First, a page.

After seeing its stock market tumbling to fresh 2009 lows, the PBOC decided it couldn't take it any more, and joined the Fed's QE3 and the BOJ's QE8 (RIP) in easing. Sort of. Because while the PBOC is prevented from outright easing as we have been saying for months now (even as "experts" screamed an RRR or outright rate cut is imminent every day while we warned that Chinese inflation has proven quite sticky especially in home prices and food and China's central bank will not attempt to push its stocks up as long as the situation persists, so for quite a while) it can inject liquidity on a ultra-short term basis using reverse repos (or what are called repos here in the US). And shortly after it was found that Chinese companies industrial profits fell 6.2% in August after tumbling 5.4% in July, we learned that the PBOC added a record 365 billion Yuan to the financial system in order to prevent a creeping lockup in the banking system. While this managed to push the Shanghai Composite by nearly 3% overnight, this injection will prove meaningless in even the medium-term as the liquidity is now internalized and the PBOC has no choice but to add ever more liquidity or face fresh post-2009 lows every single day. Which it won't as very soon it will seep over into the broader market. And as long as the threat of surging pork prices next year is there, and with a global bacon shortage already appearing, and food prices set to surge in a few short months on the delayed effects of the US drought, one thing is certain: China will need a rumor that someone- even Spain- is coming to its rescue.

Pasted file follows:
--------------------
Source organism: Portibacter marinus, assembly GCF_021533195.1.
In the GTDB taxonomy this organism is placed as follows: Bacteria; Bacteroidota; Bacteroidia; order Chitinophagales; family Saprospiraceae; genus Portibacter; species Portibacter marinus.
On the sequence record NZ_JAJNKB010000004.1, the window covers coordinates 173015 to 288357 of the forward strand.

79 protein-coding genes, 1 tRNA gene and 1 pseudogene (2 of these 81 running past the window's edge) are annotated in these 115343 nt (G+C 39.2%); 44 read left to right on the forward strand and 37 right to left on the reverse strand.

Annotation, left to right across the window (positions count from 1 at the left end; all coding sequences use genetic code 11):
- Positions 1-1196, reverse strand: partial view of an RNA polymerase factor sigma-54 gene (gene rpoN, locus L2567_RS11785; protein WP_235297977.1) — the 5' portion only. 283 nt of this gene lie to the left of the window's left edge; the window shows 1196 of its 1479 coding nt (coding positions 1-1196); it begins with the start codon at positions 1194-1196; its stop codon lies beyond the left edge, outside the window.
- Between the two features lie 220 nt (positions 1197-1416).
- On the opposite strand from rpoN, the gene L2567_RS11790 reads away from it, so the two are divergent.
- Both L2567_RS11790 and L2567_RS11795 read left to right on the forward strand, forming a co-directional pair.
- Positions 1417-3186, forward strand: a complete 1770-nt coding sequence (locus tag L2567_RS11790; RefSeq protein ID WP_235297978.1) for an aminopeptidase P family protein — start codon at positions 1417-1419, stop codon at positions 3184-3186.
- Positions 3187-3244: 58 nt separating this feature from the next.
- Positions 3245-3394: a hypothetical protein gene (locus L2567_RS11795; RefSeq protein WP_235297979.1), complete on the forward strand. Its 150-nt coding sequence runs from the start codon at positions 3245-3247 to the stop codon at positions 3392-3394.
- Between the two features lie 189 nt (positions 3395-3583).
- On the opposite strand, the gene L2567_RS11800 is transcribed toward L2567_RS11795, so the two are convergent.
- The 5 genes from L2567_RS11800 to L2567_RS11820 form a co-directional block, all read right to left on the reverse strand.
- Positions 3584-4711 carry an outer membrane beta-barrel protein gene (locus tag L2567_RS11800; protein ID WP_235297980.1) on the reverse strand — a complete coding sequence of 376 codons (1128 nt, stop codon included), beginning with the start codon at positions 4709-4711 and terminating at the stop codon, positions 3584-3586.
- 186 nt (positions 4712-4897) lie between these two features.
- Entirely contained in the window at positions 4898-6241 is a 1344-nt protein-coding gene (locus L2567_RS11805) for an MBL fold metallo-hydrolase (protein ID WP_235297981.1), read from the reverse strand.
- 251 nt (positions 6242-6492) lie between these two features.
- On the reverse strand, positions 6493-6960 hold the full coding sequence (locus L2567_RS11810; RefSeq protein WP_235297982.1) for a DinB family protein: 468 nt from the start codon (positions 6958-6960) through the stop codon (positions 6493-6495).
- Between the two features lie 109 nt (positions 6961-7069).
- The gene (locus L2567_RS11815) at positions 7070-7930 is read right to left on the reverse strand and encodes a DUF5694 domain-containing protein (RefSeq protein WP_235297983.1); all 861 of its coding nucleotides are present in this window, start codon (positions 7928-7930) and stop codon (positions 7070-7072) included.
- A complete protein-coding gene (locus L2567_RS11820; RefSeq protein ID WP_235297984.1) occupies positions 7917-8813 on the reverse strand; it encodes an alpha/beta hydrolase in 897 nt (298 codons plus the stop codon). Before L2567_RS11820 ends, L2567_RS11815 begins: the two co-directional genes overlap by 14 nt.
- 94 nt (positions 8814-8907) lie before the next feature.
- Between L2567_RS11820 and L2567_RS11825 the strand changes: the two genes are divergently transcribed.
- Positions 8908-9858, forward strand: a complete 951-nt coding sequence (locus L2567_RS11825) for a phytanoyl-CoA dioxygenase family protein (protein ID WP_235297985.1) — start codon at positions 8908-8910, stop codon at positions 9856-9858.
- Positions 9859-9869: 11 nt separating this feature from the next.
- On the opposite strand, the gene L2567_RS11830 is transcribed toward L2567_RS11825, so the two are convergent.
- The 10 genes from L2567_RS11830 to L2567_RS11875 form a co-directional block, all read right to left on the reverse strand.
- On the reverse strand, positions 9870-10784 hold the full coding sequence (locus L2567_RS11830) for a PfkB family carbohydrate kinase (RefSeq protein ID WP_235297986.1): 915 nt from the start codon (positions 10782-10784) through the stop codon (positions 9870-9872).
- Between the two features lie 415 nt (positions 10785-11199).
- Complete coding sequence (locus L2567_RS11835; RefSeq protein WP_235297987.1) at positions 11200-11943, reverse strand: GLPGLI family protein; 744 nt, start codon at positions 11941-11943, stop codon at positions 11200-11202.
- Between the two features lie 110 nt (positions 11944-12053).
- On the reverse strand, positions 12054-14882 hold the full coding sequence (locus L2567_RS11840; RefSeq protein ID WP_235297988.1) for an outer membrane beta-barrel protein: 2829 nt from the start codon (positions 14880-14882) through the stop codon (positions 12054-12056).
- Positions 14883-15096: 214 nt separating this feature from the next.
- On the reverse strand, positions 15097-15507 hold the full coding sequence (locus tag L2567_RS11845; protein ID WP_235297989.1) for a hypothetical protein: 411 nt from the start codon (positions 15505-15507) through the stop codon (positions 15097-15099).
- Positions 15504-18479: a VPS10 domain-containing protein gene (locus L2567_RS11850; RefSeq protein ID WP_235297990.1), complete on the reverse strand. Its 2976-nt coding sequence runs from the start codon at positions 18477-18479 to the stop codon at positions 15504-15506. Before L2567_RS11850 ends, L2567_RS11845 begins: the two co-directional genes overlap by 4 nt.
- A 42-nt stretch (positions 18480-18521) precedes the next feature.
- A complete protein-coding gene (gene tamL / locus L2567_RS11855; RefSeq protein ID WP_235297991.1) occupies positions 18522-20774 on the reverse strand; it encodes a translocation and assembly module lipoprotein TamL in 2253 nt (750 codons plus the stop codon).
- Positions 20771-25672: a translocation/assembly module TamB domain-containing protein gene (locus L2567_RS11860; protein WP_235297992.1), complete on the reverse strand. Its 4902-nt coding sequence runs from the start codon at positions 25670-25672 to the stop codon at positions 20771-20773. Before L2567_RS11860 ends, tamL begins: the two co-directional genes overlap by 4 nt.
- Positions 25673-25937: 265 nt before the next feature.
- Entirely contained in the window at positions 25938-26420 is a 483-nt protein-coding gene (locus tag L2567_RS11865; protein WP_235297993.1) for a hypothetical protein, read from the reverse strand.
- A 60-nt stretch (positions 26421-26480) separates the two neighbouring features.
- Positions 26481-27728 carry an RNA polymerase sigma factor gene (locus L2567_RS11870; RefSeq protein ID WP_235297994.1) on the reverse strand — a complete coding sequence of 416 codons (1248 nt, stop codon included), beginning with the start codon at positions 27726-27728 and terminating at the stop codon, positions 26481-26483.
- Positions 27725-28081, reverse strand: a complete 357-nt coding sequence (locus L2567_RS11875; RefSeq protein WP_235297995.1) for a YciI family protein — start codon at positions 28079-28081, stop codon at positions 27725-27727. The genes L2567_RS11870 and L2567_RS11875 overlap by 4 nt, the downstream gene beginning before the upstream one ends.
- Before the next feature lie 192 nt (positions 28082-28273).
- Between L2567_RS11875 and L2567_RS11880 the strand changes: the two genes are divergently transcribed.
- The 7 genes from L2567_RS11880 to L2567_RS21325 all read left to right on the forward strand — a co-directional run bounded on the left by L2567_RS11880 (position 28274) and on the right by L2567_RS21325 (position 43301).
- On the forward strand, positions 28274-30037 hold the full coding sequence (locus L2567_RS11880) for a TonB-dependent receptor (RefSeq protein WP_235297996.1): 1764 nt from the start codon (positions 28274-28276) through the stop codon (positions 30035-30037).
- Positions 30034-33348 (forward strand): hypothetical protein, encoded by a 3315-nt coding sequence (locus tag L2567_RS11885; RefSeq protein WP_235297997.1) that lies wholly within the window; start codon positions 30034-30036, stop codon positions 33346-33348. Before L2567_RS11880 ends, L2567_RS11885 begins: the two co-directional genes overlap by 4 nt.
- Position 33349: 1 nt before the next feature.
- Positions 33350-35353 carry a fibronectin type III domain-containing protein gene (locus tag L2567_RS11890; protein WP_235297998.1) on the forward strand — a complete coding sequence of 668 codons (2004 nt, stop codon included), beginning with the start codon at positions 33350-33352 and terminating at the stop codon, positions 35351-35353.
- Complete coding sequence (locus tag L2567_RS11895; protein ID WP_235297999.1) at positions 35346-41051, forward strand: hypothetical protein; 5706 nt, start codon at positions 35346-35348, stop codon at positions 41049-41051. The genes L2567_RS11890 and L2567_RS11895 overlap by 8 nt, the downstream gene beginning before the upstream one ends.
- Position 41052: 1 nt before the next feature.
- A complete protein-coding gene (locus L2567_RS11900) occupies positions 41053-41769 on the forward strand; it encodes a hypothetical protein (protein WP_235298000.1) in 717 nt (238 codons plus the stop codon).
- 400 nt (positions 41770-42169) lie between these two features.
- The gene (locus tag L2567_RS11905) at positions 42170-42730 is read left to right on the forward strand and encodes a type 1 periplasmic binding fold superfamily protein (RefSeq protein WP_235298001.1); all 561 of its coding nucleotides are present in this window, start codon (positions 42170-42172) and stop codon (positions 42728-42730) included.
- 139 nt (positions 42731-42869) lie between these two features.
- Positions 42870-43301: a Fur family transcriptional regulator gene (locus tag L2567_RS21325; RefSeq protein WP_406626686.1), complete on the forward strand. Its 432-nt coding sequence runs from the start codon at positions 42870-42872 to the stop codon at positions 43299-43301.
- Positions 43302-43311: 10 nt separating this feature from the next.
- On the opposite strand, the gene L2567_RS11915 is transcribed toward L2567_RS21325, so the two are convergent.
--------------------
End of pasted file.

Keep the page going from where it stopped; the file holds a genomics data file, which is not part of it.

Readers may know the Chicago Fed best for its president: arguably the greatest dove in the history of central banking, Charles Evans, for whom QEternity is so insufficient, it is just the beginning, and he is already looking forward to QEternity^infinity. In fact, just today he reiterated his support for QE3 for the second time since the program's announcement on Thursday the 13th (a day which will live in infamy), saying the recovery has so far been so "disappointing" (which at least means one can safely ignore all those pundits who claimed over the past 3 years the economy was growing, so roughly 99% of them) that the Fed should do even more. So far so good. But where it gets scary is that just today, the same Fed, which is so sure about the affirmative impact of its actions, asks "what are asset price bubbles" (answer: always and without fail the direct effect of ultra loose monetary policy combined with unleashed animal spirits, but what do we know: we have no Econ PhD), confirming it has no clue what the adverse consequences of monetary policy are. And this is the Fed - one which does not grasp the very simple nature of asset bubbles in a fiat world - that is saying Bernanke should print until he literally runs out of toner cartridge. Why whatever can possibly go wrong?
Evoking the dark days of 2009 - after a steep and bumpy slide